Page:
The Real Story Here


Do the volumetrics now come with some kind of edge recognition? Edges that run diagonally through the “marching cubes” zone tended to create ugly artifacts because the resulting volumetric edges do not follow exactly the original edge. So you had to turn up the resolution to insane values or smooth it all down.

I would very much like an addition that adapts the micro-edge direction to the original edge direction of the generating bodies.




I personally think Maxon will survive this.

After all of the melodrama and angry bluster,
most of the core loyalists will suck it up and pay the subscriptions,particularly the Mac users who are already resigned to the high"Luxury tax" of their OS/hardware choice.

This is Maxon’s “End game” to survive
in a market where the true growth comes from appealing to the new incoming users …not pacifying the the existing “tribe” who are worried about opening thier 5 year old scene files in the future

Even leaving Blender, out of the equation ,the price of entry is where the battle is taking place and Autodesk
has delivered quite an opening salvo, that was likely targeting Houdini Apprentice, however clearly will have a collateral effect on anyone asking for more than $1000 USD for a full 3DCC.

Autodesk will keep their major Studio clients
and will now peel away many of the lone, one man operators and aspiring Studio job seekers well.

But I suspect Maxon will keep the majority of their
Arch vis/ motion graphics /Mac OS ,core user base overall.


One of the biggest issue I see here is what about the non-Studio users?

In my case I use Prime since the modules where discontinued and I haven’t missed/wanted any other features than Prime has to offer, so yes the subscription is a monstrous price step, where with MSA we used to pay 190 euros about and now we have to pay 700 something?, no thanks. And yes, they can say we get a juicy discount (20%) for two years which is still more than double of what we used to pay…

It is funny how in Youtube people are saying that now with the subscription is a bit cheaper… cheaper my rear.


@JC4D Well this year, it’s a bargain for you. Pay as usual and get a full studio perpetual licence. It’s only next year you’ll be bitten in the rear.

Us Studio user will have the privilege of paying almost three times as much for exactly the same thing.

As a matter of fact I asked my reseller if I could downgrade my MSA this year, to at least get something positive from this thing (they didn’t say yes, only we’ll call you).


@EricM, Yes you are right this year yes because I have MSA valid until April next year.

If I wanted to have Studio, but I don’t need it and I didn’t wanted it, now I feel like they are just saying:
“Take Studio or leave.
PS. Thanks for being our customer since version 9.”

Even when I bought my first license I got only Advance Render module in addition, nothing else.

I got answer from my reseller about the juicy discount which I do not consider it juicy at all.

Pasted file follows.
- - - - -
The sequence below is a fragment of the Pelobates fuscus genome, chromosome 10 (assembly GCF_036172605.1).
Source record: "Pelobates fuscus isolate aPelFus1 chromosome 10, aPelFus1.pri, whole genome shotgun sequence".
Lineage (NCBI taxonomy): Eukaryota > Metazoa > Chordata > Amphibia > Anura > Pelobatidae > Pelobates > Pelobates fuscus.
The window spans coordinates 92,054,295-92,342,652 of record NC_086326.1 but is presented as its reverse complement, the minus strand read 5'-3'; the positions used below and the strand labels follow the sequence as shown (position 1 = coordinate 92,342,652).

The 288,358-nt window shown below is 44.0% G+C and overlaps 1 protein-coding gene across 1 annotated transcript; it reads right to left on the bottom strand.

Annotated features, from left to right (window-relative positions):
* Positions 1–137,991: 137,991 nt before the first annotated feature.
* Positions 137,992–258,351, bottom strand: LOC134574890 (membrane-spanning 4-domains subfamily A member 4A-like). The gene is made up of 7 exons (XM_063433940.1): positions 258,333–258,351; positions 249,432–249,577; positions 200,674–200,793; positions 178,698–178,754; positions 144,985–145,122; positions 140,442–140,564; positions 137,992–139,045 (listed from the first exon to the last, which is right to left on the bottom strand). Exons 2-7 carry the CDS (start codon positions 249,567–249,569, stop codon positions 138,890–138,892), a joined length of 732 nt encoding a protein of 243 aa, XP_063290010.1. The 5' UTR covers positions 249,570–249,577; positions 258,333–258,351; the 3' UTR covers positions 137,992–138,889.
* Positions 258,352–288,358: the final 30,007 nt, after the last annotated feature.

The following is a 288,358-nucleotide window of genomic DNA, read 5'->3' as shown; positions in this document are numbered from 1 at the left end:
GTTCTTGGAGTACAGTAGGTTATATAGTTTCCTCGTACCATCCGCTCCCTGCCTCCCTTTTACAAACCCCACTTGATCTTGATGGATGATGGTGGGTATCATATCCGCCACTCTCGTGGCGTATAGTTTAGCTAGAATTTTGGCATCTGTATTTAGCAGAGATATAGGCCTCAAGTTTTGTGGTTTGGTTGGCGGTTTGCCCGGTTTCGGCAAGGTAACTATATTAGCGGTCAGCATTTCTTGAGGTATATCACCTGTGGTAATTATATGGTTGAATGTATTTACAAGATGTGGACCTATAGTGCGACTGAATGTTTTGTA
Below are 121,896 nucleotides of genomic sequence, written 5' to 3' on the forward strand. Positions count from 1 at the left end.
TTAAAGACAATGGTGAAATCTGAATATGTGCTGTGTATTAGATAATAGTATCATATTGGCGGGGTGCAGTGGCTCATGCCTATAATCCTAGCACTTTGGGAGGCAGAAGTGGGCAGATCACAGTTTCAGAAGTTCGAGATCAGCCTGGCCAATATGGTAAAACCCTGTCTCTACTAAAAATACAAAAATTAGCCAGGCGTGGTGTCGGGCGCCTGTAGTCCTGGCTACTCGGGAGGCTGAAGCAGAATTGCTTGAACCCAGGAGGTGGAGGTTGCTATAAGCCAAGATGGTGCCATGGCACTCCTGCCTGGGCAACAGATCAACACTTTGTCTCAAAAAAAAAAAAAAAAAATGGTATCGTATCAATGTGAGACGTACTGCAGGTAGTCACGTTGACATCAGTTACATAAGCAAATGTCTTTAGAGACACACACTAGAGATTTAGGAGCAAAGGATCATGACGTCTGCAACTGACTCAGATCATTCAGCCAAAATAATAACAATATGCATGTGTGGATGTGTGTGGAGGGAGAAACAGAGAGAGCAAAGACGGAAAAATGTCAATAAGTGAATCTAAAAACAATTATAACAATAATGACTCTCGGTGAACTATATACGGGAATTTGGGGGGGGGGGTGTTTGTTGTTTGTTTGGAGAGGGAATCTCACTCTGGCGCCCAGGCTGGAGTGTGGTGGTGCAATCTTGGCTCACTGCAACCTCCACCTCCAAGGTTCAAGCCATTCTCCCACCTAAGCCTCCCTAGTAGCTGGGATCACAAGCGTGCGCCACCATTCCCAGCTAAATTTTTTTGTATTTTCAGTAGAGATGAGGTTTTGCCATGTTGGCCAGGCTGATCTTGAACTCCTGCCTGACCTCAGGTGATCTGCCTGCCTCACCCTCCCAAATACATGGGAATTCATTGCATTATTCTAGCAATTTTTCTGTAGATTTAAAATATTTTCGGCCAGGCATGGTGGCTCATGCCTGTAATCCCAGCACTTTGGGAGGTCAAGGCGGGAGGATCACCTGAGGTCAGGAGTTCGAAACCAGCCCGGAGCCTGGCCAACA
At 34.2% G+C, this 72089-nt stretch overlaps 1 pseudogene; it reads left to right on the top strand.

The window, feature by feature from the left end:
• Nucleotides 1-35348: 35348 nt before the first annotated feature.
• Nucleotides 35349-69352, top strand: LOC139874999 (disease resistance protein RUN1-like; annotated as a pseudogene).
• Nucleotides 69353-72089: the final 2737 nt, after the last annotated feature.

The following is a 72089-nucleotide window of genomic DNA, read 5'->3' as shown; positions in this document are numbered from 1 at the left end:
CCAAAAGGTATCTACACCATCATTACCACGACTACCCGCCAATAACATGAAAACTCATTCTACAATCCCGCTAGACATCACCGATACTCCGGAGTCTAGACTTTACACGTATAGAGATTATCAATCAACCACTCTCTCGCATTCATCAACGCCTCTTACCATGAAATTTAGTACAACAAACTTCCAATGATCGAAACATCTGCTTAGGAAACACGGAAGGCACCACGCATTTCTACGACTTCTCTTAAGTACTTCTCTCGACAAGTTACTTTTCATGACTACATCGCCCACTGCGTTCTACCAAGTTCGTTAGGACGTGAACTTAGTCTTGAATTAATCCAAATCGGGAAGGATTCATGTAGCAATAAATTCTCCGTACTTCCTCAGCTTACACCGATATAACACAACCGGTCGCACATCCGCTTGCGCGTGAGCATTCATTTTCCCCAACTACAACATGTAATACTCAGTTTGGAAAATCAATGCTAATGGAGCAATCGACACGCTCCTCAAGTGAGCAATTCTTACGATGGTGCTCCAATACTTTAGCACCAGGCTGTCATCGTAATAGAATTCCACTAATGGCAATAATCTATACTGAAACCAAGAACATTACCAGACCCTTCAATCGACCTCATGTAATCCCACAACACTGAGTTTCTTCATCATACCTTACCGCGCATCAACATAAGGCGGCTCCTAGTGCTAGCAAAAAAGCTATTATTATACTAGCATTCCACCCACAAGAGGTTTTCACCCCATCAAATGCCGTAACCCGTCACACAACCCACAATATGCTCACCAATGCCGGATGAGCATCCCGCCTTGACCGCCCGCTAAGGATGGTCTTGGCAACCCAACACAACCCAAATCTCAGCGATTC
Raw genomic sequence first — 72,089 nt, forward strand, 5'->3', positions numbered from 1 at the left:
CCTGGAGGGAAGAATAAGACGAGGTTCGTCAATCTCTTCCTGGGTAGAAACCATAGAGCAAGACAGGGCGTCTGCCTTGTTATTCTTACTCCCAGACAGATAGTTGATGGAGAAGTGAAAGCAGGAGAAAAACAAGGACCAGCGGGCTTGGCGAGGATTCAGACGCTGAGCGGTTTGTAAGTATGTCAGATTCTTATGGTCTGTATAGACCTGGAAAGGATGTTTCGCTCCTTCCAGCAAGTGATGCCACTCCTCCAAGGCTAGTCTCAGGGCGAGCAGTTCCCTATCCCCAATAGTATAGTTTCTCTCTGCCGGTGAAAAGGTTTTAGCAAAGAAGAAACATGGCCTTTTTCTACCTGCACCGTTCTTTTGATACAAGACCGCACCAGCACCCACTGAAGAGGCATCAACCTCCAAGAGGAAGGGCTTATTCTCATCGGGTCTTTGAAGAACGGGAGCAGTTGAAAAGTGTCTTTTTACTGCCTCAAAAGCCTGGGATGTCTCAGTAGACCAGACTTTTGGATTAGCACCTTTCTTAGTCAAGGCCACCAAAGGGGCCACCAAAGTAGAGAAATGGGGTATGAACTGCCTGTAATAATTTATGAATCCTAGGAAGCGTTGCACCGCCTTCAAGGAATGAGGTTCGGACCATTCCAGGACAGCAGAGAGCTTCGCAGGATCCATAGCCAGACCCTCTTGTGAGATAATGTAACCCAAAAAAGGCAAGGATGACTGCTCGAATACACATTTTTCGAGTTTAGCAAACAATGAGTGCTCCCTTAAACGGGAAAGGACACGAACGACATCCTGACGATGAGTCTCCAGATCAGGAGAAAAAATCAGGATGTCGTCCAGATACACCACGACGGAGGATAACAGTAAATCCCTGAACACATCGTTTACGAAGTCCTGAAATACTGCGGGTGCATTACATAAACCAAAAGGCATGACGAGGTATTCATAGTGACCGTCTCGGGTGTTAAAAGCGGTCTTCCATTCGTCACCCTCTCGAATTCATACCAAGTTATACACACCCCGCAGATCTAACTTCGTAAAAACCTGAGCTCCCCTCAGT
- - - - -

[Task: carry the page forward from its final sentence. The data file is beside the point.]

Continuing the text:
If I were a Prime user with MSA, I’d simply take the upgrade to Studio Perpetual R21, and then leave the upgrade path. The 20% discount is not worth getting oneself locked into the subscription, and with a perpetual Studio of the newest variant, I’d have stuff I could explore for years on end, without paying a penny.

Once that feels too outdated, I could still decide whether it makes sense for me to go on a subscription for the higher price (entering a subscription later does not come with a “missed upgrade penalty” after all), get a new Perpetual (for an admittedly much higher price), or switch over to something else. (Where will Blender be in five years?)


Yeps, that’s what I have been thinking to do, get the perpetual R21 and stop there. I already started to check Blender but the material system(Mapping and editing) is like an alien language after C4D.


To be able to “paint” the smoothing where needed like in sculpting would greatly help too.


I have no idea. This will be the first time I get to work with VDB rendering.

I get the impression it’s an early feature, as there is no way to generate smoke and fluids in C4d and the only way to render them natively is with ProRender.

We’ll see how it turns out.

I don’t know if there are even any plugins in C4d that can generate VDB files. If x-particles does, I might be talked into buying a copy.


X particles certainly does, i think TFD and Realflow too.


That’s awesome, thanks.

A quick google search also turned up free .VDB files like this:

I’m looking forward to trying this out!


Sadly TFD and RF don’t. They only save to dedicated caches. (RF files are .abc, TFD is some weird .bcf thing).

Just for for fun I exported an X-particles smoke sim, then used the Volume Loader to create a voxel grid in Builder and meshed it with Volume Mesher. No idea what good it’s for, but pretty funky nonetheless.

It’s maddening that C4D R20 has no native way of rendering volumes. I woud love to use TFD’s renderer, which is lightning quick with Standard Render!


X-Particles does but I haven’t found a way to import the VDB generated by XP into C4D yet.


Currently it relies on 3rd party renderers. It’s very simple with Redshift.


(edited: wrong topic)


You can convert TFDs native cache with a build in tool (bcf2vdb.exe) into open vdb.


Yeah, .exe. No macOS version, annoyingly.

[EDIT] Yes there is! It was included in the last build (D’OH!). Trying it out now!


I did using the Volume Loader, having saved out an X-Particles smoke sim as OVDB files. of course I have no way to render the damn things… (apart from a tedious TP/Pyrocluser workaround which was a bit riubish).